RIO DE JANEIRO (Reuters) - Petrobras, Brazil’s state-run oil company, could be declared in technical default on some of its foreign debt as early as Tuesday if bondholders pursue efforts to force it to speed up its assessment of losses in a giant corruption scandal.
The push, led by New York-based Aurelius Capital, applies to $54 billion of Petrobras bonds governed by U.S. law in New York state. Aurelius, a “distressed debt” fund, is asking investors to put the company into default as “a precautionary step,” according to a Dec. 29 letter from the firm reviewed by Reuters.
Under the terms of those bonds, Petrobras (PETR4.SA) is required to provide third-quarter financial statements within 90 days of the end of a quarter, in this case by Monday, Dec. 29. Petrobras has not published those accounts because allegations of contract-fixing and bribery at the company have raised doubts about the true value of its assets.
For the default declaration to take effect on any of the more than 20 U.S. law bonds outstanding, investors holding at least 25 percent of any one series must request the action, Aurelius said in the letter to fellow bondholders.
Aurelius was a leading member of a group of investors that refused to accept a debt restructuring with Argentina, taking the country to court.
Petrobras, which first planned to release results in early November, has extended the deadline to Jan. 31 as new corruption allegations came to light, saying it had a waiver from investors but not giving any details.
Petrobras did not immediately respond to a request for comment.
“We believe bondholders should immediately take the prudent precaution of giving formal notice of default,” Aurelius managing director Eleanor Chan wrote. “While mere notice of default should not itself cause a crisis, bondholders cannot avoid a crisis merely by sticking their heads in the sand and accepting Petrobras’ assurances as a certainty.”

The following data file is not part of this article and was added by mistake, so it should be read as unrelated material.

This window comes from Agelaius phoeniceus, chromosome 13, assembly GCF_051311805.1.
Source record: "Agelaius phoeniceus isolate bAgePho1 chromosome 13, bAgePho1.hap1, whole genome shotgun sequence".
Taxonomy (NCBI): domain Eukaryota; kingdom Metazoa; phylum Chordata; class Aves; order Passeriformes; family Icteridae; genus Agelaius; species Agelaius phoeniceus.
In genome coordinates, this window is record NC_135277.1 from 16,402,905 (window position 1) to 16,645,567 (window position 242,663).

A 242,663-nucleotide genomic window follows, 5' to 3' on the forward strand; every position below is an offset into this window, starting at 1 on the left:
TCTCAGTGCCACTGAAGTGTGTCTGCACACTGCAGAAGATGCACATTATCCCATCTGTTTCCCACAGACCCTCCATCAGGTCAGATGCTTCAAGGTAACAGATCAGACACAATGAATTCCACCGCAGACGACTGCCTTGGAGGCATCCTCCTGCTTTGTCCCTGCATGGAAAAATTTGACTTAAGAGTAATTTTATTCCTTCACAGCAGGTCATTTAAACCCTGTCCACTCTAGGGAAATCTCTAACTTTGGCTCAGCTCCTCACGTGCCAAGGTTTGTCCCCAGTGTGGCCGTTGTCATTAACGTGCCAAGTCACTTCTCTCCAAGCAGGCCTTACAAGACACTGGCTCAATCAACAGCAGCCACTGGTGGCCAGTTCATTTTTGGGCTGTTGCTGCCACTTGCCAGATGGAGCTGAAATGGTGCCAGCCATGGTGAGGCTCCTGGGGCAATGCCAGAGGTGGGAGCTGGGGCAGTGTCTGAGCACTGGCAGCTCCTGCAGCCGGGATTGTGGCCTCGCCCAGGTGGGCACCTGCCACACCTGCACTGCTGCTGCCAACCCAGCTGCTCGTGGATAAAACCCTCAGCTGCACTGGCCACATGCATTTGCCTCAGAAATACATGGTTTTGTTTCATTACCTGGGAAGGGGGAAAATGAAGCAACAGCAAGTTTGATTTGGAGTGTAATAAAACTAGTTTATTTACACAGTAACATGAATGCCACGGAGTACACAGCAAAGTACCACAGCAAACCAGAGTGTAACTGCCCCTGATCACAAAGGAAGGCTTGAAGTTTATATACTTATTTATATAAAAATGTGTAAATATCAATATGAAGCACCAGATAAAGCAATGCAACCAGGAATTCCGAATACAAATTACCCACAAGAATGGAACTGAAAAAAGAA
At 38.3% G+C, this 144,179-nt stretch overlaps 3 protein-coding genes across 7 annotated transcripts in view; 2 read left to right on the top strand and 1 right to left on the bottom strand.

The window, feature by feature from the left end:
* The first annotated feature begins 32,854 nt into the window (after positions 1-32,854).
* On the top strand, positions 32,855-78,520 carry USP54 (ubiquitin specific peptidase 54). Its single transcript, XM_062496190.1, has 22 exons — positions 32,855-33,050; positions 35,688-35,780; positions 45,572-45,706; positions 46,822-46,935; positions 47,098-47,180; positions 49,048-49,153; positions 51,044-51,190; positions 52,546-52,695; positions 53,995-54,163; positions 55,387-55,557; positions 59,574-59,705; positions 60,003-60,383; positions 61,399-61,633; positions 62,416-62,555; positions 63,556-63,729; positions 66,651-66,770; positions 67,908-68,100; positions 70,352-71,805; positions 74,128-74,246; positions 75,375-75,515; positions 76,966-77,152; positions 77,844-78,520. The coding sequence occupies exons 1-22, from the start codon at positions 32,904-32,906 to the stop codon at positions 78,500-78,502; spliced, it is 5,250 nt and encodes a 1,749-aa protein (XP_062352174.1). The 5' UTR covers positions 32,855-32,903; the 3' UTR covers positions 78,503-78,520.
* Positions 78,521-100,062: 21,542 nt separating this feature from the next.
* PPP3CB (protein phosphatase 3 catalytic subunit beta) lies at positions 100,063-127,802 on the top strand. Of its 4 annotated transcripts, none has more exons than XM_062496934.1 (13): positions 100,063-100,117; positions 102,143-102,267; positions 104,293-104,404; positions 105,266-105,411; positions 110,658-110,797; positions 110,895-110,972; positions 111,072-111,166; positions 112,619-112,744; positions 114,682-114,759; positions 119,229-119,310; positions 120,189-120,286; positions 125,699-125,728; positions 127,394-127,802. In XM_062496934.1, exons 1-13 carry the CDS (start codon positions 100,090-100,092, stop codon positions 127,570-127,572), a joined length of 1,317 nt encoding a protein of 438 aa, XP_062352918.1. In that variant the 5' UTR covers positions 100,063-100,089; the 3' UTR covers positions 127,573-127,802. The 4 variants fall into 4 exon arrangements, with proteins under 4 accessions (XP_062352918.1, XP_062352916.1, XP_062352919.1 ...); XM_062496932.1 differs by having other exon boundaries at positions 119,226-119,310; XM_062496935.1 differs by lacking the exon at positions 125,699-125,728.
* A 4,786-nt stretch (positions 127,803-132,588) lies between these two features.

Distressed debt funds specialize in buying the debt of companies or countries at risk of default. Such hedge funds, also known as vulture funds, often use top flight lawyers to gain favorable terms in any bankruptcy.
Few have suggested Petrobras will be unable to pay its debts in the short or medium term. It has huge oil resources and the backing of the Brazilian government, whose officials have said they will backstop the company.
Petrobras, though, is already frozen out of capital markets because of the scandal and is in danger of losing its investment-grade debt rating, a situation that would reduce the pool of potential investors and raise its borrowing costs.
A notice of default will require Petrobras to provide financial statements by early March or face calls for early repayment of debt.
Even if matters do not reach that stage, the declaration will increase pressure on Petrobras executives to negotiate with bondholders and provide a credible accounting of the costs of the corruption scandal, a reckoning that Petrobras’ chief executive said could take months.
“If Petrobras releases its third-quarter financial statements by the beginning of March, the default will be cured,” Aurelius said. “If Petrobras still has not released its third-quarter financials by early March, the underlying causes of the delay may be considerably worse than is understood today.”
Reporting by Jeb Blount; Editing by Chizu Nomiyama and Steve Orlofsky